The West is barely flexing its muscles, and Russian President Vladimir Putin is already signaling a willingness to talk. His visit to Berlin is no more than tactical maneuver, thinks Andrey Gurkov.
Vladimir Putin is coming to Berlin. Just a few years ago, this would have been primarily evidence of a strong German-Russian relationship. Today, it is practically a foreign policy sensation. That is because it is the Russian president's first visit to the German capital since the annexation of Crimea in March 2014, which sparked the conflict in eastern Ukraine and put Moscow's relations with the West on ice.
The Russian leader is coming at the invitation of the politician who is the biggest advocate of European sanctions against Moscow and is therefore under a massive propaganda blitz there: German Chancellor Angela Merkel. That he only accepted the invitation a day ahead of their planned Wednesday meeting shows that he was rather hesitant.
Minsk II has reached its limits
The meeting in Berlin, however, will not be bilateral: It is taking place in the so-called Normandy format. This group of four has existed since June 2014, when French President Francois Hollande, along with Merkel, Putin and Ukrainian President Petro Poroshenko came together for informal talks on the sidelines of the D-Day commemoration in Normandy.
The quartet's political climax came in February 2015, when the Minsk II protocol was agreed to in the Belarusian capital. It was unable to bring an end to the separatist problem in eastern Ukraine, but it at least silenced the heavy weaponry in the region, and thus greatly reduced the amount of casualties in the conflict.
But since then, the agreement has reached its limits. The Minsk deal contains terms that neither Kyiv nor Moscow want to adhere to. The special status for rebel areas, including local elections and amnesty, is not enforceable in Ukraine, because in the eyes of much of the local population, that would be legitimizing the rebellion. The Kremlin cannot surrender control of large swaths of territory on Ukraine's official eastern border because that would cut off supply routes for pro-Russian separatists, and be equivalent to betrayal.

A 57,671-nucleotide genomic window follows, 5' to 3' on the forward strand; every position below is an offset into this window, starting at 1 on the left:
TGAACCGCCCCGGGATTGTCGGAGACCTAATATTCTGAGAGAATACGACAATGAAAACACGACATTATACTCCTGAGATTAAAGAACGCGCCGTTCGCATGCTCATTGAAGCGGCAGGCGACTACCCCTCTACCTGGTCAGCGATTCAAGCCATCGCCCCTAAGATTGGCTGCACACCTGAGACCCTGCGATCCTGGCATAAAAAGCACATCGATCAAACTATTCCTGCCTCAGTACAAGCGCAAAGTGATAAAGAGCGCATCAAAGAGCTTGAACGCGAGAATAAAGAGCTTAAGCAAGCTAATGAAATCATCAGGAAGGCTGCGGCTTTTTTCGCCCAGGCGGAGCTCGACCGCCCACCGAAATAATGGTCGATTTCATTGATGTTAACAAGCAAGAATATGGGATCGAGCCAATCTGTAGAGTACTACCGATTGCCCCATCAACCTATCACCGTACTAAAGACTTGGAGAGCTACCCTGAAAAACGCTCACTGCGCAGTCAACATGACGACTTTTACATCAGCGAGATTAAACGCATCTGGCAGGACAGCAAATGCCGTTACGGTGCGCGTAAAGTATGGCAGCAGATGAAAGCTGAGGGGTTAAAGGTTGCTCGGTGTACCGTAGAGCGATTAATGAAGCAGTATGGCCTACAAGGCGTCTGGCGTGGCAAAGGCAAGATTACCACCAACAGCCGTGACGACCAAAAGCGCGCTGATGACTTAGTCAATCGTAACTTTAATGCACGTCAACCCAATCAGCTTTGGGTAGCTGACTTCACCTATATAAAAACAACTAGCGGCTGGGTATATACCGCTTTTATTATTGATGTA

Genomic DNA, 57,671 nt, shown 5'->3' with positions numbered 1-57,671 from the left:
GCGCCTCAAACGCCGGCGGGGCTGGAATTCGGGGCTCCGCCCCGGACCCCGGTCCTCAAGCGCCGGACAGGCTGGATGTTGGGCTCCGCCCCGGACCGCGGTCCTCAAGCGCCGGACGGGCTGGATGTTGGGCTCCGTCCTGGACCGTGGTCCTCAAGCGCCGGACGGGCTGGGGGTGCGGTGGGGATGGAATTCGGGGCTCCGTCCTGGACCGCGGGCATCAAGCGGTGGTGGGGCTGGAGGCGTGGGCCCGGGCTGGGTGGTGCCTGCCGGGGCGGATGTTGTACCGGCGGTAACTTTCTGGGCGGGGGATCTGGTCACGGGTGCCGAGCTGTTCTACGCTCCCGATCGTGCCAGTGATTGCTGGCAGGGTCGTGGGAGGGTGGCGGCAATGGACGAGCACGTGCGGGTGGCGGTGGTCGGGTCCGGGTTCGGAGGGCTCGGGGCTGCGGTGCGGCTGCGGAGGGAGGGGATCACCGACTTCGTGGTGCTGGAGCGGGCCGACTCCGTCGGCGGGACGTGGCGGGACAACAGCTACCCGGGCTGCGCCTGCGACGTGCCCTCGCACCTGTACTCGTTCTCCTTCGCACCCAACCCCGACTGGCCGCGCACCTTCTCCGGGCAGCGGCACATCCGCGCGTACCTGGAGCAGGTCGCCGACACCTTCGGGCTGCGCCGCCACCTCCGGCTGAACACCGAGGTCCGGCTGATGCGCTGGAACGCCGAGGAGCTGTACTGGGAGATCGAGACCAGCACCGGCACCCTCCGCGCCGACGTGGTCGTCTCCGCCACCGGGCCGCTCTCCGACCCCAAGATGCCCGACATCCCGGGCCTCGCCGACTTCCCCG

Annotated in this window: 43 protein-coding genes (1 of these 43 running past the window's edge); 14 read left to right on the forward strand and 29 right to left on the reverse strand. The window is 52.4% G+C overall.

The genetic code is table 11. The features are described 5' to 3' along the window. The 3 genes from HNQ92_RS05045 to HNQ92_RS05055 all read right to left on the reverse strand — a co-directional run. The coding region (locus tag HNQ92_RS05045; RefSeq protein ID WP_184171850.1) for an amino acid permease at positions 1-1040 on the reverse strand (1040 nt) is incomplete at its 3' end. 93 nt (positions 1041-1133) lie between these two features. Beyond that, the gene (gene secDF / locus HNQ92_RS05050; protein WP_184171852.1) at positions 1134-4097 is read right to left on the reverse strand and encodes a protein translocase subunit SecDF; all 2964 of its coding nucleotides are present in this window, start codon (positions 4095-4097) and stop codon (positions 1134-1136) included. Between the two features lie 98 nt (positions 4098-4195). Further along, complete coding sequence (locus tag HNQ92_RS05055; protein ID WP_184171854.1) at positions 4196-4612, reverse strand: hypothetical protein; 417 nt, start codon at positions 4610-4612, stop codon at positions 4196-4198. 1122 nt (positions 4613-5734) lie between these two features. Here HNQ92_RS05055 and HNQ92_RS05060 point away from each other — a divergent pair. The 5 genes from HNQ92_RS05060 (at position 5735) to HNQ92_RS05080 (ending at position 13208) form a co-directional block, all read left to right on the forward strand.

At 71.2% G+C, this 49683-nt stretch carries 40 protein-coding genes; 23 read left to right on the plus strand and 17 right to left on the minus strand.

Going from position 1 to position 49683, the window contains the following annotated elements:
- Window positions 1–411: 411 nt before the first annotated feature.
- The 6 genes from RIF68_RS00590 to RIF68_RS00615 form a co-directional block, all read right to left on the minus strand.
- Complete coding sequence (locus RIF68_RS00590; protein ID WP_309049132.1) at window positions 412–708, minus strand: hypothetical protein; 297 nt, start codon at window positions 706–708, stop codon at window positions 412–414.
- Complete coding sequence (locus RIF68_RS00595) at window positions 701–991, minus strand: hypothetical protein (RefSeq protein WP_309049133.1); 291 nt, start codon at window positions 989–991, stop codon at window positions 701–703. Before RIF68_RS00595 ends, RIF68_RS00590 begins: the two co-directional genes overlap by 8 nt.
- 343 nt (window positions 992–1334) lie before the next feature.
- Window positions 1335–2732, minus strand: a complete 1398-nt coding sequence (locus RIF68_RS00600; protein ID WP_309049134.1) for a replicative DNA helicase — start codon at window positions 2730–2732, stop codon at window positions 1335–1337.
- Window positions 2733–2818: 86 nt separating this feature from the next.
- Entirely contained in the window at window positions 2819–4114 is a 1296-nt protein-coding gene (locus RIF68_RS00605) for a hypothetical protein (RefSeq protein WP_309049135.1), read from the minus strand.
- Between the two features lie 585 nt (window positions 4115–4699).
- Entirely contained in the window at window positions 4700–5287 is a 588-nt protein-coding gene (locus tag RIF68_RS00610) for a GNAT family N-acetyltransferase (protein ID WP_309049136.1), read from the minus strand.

Russia's course correction has much to do with Syria
President Putin's sudden trip to Berlin, if not a complete turnaround, looks at least like a clear course correction.
There are two possible explanations for the Kremlin's change in direction. They do not contradict each other, so both could be true. First, Russia is clearly struggling in Syria, and would like to divert international attention to another topic. The country's military campaign in Syria drew a lot of focus away from the conflict in eastern Ukraine. Now, the tables have turned.
Second, Putin has experienced in recent days that the West can also be tough. The Americans are breaking off Syria talks, Britain and the EU are talking about Russian war crimes in Aleppo, Germany is discussing strengthened sanctions and halting the Nord Stream 2 pipeline project, and France's president made it clear he could only discuss Syria with his Russian counterpart in Paris, forcing the Kremlin to cancel a long-planned state visit. Putin had intended to open a Russian church and art exhibition on the Seine river, and capitalize on the media opportunity of doing so alongside Francois Hollande.
It was precisely this public affront by the French president - a man Moscow had previously regarded as a weak and shaky representative of the West - that may have greatly impressed Putin. And thus, he promptly signaled his willingness to talk. One should not overestimate this maneuver, and do not expect anything groundbreaking from the October 19 talks. But Putin seems, in regard to his relationship to the West, to be giving in. Now the Kremlin is feeling its opponent's potential strength.
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